tinyint

mo nth

tinyint

day

tinyint

week

tinyint

is_we e ke nd bo o lean
is_ho liday

bo o lean

We kept the date co lumn because it can be used to calculate attributes that didn't make it to the table. We are not go ing
to use an auto_increment. No rmally we wo uld use an auto_increment co lumn, but it's much mo re co nvenient to
make the key a co ded fo rmat such as yyyyMMDD. With this fo rmat, a value o f 20080101 wo uld represent January 1st,
20 0 8 .
We included two additio nal co lumns: is_we e ke nd and is_ho liday. These wo uld be useful if we wanted to co mpare
weekend sales o r ho liday sales to weekday sales. We keep the number o f data types required fo r o ur co lumns to a
minimum by co nsulting MySQL's do cumentatio n.
Let's go ahead and implement this table. (We'll po pulate it with data in a future lesso n.) Switch to the terminal mo de,
and lo g into yo ur acco unt. Once lo gged in, co nnect to yo ur o wn MySQL database. Be sure to replace use rnam e and

use rnam e with yo ur o wn user name. Type in the co de belo w at the UNIX pro mpt:
CODE TO TYPE:
cold1:~$ mysql -h sql -p -u username username
Next, create the dimDate table. Run this co mmand:
CODE TO TYPE:
CREATE TABLE dimDate
(
date_key integer NOT NULL,
date date NOT NULL,
year smallint NOT NULL,
quarter tinyint NOT NULL,
month tinyint NOT NULL,
day tinyint NOT NULL,
week tinyint NOT NULL,
is_weekend boolean,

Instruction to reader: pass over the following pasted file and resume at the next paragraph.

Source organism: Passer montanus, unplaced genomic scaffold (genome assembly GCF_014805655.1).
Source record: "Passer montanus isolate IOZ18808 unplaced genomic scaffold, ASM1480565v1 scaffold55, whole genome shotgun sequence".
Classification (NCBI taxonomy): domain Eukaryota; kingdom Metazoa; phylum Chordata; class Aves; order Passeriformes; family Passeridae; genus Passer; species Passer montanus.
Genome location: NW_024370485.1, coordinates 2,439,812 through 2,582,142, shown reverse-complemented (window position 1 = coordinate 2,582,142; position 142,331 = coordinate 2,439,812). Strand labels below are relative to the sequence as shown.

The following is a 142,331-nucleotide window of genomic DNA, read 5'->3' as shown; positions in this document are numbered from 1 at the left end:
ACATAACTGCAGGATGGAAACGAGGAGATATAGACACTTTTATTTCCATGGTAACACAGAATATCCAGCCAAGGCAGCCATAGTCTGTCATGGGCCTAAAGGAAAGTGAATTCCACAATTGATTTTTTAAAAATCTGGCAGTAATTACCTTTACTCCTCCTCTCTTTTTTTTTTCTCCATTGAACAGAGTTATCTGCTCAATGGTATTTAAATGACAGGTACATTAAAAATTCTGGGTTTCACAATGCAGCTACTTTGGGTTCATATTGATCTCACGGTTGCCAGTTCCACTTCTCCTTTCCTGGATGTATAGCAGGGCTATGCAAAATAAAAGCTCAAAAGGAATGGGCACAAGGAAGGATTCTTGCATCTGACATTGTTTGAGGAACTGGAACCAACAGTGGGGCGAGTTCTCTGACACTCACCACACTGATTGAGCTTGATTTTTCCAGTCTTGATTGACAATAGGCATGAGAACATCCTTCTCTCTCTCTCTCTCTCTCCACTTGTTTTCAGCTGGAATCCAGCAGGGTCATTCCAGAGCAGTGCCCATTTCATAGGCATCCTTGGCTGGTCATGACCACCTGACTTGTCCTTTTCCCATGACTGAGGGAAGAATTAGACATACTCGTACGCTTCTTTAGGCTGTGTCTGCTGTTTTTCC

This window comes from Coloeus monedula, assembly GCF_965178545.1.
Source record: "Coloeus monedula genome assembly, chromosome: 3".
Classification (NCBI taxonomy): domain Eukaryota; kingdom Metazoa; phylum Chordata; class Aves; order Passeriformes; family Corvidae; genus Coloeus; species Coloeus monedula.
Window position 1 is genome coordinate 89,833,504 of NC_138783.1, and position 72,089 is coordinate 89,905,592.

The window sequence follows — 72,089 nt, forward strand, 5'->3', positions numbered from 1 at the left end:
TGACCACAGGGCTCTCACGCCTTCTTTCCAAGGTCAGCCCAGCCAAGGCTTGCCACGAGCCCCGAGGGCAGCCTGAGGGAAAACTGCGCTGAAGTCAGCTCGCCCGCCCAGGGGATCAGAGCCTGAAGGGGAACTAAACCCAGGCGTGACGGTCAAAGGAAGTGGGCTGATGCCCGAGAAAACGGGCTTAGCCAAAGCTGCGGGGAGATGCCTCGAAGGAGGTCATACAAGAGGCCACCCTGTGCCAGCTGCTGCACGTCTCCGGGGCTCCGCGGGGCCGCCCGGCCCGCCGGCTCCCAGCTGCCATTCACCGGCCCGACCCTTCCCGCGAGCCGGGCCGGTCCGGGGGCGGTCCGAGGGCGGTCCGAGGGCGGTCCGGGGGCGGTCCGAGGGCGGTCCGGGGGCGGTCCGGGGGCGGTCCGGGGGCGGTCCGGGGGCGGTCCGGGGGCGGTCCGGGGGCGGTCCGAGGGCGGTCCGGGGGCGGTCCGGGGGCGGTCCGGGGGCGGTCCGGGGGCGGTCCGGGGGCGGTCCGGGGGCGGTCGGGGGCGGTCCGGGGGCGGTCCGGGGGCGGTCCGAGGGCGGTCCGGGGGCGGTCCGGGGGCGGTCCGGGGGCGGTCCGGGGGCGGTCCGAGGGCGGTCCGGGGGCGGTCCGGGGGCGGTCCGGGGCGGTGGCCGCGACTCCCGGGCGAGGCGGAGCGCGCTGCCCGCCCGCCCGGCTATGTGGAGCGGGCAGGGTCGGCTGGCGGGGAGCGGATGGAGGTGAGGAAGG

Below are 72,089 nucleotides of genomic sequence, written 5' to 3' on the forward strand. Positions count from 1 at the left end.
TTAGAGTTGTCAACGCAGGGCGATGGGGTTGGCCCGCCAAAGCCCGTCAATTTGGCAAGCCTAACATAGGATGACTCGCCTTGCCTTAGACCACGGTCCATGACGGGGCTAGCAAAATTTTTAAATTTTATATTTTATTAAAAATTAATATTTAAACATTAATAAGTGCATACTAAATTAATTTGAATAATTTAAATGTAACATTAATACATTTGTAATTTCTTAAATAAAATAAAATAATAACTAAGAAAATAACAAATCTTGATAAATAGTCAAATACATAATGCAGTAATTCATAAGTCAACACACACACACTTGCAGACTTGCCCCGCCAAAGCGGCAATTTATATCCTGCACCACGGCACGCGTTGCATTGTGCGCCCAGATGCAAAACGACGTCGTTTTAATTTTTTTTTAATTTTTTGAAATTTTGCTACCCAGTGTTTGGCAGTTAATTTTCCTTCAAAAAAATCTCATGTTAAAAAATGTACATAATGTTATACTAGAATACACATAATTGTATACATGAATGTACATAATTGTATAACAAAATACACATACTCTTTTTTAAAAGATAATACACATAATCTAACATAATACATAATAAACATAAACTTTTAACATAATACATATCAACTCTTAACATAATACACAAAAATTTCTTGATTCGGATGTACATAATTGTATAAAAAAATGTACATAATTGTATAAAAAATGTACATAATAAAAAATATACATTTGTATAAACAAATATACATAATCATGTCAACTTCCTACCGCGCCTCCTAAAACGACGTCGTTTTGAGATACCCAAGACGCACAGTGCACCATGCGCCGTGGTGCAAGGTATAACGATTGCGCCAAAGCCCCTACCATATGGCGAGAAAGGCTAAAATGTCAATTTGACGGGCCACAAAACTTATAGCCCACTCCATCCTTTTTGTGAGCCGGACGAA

is_holiday boolean,
PRIMARY KEY(date_key)
);

Execute the query. Yo u'll see Query OK, 0 rows affected.

Slowly Changing Dimensions


So there yo u are, abo ut to create a dimensio n fo r yo ur custo mers, when a business user mentio ns, " I'd like t o se e
sale s acco rding t o t he cit y in which a cust o m e r live . What happe ns whe n so m e o ne m o ve s f ro m o ne cit y
t o ano t he r? Will t he sale s dat a f ro m last ye ar re f le ct t hat change ?" When a dimensio n's values change
o ver time, the dimensio n is kno wn as a slowly changing dimension (o r SCD). There are several ways we can deal with
these changes.

T ype 0 SCD
The mo st basic SCD isn't really a change at all. If yo u do abso lutely no thing to handle a changing dimensio n,
that dimensio n is Type 0. In English, a type 0 translates to , "Do n't do anything when this value changes."

T ype 1 SCD
A Type 1 SCD is o ften the easiest way to acco mmo date changing dimensio ns. In this type, ro ws in the
dimensio n tables are updated when changes o ccur. Suppo se Mary Smith gets married in April and changes
her last name to J o ne s. (She'll keep the same email address fo r no w.)

The o ld dimensio n ro w wo uld lo o k like this:


Cust o m e r ID First Nam e Last Nam e